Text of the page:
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Fluorescence intensity and intermittency as tools for following dopamine bioconjugate processing in living cells.

Khatchadourian R, Bachir A, Clarke SJ, Heyes CD, Wiseman PW, Nadeau JL - J. Biomed. Biotechnol. (2007)

Bottom Line: CdSe/ZnS quantum dots (QDs) conjugated to biomolecules that quench their fluorescence, particularly dopamine, have particular spectral properties that allow determination of the number of conjugates per particle, namely, photoenhancement and photobleaching.In this work, we quantify these properties on a single-particle and ensemble basis in order to evaluate their usefulness as a tool for indicating QD uptake, breakdown, and processing in living cells.This creates a general framework for the use of fluorescence quenching and intermittency to better understand nanoparticle-cell interactions.

View Article: PubMed Central - PubMed

Affiliation: Department of Biomedical Engineering, McGill University, 3775 Rue University, 316 Lyman Duff Medical Building, Montréal, Canada.

ABSTRACT
CdSe/ZnS quantum dots (QDs) conjugated to biomolecules that quench their fluorescence, particularly dopamine, have particular spectral properties that allow determination of the number of conjugates per particle, namely, photoenhancement and photobleaching. In this work, we quantify these properties on a single-particle and ensemble basis in order to evaluate their usefulness as a tool for indicating QD uptake, breakdown, and processing in living cells. This creates a general framework for the use of fluorescence quenching and intermittency to better understand nanoparticle-cell interactions.

Show MeSH
Fluorescent tracking of QD uptake and breakdown in cells (cellular structures not to scale). (a) QDs conjugated to an electron donor can bind to specific receptors (gray sphere) but are not immediately fluorescent.  QDs that have lost this surface cap are immediately green-fluorescent (green spheres) but do not bind to receptors and are rarely endocytosed.  (b) Processing through the cell leads to changes in surface cap and resulting alterations of fluorescence.  Areas of normal cellular redox potential such as endosomes (gray) are not fluorescent unless illuminated for significant amounts of time.  Highly oxidizing areas such as lysosomes, in contrast, show immediate green fluorescence and no blue fluorescence without photoenhancement, indicating that the conjugate has been removed from the particle, probably due to proteases in the lysosome.  Particles near mitochondria show varying degrees of green and blue fluorescence with slow photoenhancement.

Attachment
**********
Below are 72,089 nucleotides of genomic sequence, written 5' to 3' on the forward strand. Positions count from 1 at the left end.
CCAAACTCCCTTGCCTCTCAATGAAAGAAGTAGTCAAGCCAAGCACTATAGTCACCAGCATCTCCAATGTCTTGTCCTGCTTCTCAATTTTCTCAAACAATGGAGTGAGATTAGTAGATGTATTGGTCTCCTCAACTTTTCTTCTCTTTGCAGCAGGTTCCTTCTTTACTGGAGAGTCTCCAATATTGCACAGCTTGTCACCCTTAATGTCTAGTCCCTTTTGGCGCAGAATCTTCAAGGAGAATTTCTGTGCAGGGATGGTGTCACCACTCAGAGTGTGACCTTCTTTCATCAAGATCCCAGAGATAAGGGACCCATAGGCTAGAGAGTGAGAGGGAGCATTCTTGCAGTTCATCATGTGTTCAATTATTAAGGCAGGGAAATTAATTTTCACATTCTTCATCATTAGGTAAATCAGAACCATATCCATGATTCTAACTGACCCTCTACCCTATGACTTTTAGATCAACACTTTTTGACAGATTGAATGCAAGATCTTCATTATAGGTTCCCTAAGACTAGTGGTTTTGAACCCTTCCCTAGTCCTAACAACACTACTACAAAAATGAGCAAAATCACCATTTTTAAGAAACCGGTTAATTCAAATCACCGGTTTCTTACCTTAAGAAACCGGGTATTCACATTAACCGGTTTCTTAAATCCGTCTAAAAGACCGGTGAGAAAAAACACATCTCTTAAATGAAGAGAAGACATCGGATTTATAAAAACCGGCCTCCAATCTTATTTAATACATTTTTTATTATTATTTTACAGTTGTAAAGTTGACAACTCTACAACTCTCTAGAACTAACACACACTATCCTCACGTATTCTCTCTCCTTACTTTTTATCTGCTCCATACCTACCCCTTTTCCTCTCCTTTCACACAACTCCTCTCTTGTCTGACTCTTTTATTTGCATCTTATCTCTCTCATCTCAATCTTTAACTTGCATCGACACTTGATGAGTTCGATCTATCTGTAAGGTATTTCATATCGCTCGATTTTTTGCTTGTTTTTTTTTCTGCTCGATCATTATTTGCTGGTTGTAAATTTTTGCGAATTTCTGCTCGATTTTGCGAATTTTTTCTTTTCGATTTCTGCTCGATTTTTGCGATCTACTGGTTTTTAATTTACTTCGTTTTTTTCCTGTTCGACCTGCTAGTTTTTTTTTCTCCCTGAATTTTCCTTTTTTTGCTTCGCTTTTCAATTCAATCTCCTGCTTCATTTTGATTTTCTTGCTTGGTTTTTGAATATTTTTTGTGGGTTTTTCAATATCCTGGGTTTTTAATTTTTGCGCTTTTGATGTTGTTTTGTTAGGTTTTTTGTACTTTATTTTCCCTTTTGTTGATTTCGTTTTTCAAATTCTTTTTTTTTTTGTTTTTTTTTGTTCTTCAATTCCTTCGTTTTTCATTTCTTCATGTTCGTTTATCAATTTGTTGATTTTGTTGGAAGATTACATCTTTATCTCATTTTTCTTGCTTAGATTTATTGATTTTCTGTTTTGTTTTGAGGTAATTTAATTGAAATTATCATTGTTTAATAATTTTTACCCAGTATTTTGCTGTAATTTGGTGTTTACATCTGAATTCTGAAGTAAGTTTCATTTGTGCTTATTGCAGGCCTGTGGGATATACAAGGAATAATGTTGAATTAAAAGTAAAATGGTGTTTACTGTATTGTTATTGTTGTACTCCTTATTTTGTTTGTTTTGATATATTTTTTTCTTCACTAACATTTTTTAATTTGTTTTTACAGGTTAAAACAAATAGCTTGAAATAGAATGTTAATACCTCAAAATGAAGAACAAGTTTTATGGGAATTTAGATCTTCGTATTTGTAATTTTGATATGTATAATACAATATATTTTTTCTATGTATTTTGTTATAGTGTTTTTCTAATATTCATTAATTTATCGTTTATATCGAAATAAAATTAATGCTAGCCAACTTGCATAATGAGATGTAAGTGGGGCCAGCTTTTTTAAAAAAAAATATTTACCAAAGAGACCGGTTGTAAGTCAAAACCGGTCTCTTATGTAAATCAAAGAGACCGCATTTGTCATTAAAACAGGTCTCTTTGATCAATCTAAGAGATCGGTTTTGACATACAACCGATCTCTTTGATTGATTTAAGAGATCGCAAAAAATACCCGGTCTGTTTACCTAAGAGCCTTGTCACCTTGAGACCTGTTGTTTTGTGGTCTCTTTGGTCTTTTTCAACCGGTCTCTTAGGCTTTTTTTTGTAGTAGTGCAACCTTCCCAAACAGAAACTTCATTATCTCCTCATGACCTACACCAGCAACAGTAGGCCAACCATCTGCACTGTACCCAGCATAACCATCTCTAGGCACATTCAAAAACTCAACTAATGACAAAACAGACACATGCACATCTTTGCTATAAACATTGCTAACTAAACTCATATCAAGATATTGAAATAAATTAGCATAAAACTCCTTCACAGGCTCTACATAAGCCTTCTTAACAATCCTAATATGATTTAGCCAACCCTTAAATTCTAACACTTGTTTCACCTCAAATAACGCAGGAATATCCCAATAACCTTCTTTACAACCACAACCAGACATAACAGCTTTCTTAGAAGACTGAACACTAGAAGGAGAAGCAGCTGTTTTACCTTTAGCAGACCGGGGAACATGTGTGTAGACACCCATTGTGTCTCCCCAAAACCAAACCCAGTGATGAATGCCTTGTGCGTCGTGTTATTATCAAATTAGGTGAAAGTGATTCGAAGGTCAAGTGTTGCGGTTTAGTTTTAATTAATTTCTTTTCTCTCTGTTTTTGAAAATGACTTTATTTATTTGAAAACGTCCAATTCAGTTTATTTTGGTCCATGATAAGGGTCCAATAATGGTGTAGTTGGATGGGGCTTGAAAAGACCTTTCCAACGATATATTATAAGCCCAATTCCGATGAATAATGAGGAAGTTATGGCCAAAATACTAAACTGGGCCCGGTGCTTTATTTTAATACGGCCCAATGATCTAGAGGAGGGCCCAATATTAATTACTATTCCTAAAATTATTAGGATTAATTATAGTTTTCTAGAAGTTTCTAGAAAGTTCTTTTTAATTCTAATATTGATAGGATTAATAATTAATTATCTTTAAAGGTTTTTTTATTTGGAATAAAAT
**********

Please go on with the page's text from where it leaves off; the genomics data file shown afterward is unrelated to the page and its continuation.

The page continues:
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fig8: Fluorescent tracking of QD uptake and breakdown in cells (cellular structures not to scale). (a) QDs conjugated to an electron donor can bind to specific receptors (gray sphere) but are not immediately fluorescent. QDs that have lost this surface cap are immediately green-fluorescent (green spheres) but do not bind to receptors and are rarely endocytosed. (b) Processing through the cell leads to changes in surface cap and resulting alterations of fluorescence. Areas of normal cellular redox potential such as endosomes (gray) are not fluorescent unless illuminated for significant amounts of time. Highly oxidizing areas such as lysosomes, in contrast, show immediate green fluorescence and no blue fluorescence without photoenhancement, indicating that the conjugate has been removed from the particle, probably due to proteases in the lysosome. Particles near mitochondria show varying degrees of green and blue fluorescence with slow photoenhancement.

Mentions: In cells, a minimum number of dopamines, corresponding to slow enhancement, is necessaryfor uptake. However, as the particlestravel through the cell, particularly to oxidizing regions, enhancement becomesmore rapid suggesting that the cap decay mechanism is in fact correct. Thesedata could be used for a semiquantitative model of QD processing in cells(Schematic in Figure 8).